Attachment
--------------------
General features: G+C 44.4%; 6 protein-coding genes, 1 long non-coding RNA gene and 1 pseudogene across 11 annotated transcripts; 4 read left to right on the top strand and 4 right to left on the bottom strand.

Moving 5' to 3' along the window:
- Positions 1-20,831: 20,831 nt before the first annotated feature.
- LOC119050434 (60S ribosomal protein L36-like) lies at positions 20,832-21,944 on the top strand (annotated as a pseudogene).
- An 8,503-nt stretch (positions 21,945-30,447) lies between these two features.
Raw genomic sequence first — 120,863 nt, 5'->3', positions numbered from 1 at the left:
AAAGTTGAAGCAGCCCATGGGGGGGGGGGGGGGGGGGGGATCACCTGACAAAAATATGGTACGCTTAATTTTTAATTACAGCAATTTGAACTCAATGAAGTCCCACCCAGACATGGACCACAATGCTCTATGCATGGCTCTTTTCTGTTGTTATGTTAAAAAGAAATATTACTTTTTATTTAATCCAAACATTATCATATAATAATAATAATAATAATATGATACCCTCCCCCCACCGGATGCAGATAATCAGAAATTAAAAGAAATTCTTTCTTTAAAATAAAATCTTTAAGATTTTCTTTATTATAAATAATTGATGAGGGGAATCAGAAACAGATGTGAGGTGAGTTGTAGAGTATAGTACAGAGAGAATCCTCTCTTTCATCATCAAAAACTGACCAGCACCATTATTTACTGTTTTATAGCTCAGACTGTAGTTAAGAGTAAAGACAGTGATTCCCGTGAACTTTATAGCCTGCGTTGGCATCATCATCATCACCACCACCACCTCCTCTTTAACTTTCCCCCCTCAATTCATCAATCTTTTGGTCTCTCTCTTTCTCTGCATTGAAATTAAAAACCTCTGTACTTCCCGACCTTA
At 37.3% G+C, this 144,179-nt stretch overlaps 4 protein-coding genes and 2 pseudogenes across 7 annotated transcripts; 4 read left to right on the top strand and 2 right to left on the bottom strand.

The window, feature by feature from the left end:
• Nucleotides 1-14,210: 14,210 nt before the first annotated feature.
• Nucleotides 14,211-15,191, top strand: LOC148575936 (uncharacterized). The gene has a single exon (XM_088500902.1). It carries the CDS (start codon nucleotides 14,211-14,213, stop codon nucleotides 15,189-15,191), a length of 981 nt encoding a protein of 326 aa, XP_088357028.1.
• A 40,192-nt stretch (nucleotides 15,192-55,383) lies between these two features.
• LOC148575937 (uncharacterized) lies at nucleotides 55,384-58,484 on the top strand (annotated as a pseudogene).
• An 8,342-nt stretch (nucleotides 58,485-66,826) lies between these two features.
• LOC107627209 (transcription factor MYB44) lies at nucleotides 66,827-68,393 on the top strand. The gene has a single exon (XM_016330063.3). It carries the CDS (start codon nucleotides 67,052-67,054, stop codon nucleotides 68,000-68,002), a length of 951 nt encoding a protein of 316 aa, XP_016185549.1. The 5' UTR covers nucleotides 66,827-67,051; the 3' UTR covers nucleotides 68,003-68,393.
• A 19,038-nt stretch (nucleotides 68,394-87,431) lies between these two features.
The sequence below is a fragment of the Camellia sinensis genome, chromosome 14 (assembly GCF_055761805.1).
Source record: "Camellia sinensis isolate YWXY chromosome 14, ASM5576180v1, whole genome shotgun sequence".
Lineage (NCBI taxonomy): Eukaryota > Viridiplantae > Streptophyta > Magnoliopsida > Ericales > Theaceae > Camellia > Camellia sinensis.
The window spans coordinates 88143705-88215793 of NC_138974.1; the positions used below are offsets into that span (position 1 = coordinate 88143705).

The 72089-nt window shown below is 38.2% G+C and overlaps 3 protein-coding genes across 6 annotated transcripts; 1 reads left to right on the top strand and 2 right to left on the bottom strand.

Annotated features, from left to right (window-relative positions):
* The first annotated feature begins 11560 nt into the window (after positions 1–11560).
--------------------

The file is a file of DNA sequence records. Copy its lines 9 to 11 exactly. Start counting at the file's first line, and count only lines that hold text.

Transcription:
The window, feature by feature from the left end:
• Nucleotides 1-14,210: 14,210 nt before the first annotated feature.
• Nucleotides 14,211-15,191, top strand: LOC148575936 (uncharacterized). The gene has a single exon (XM_088500902.1). It carries the CDS (start codon nucleotides 14,211-14,213, stop codon nucleotides 15,189-15,191), a length of 981 nt encoding a protein of 326 aa, XP_088357028.1.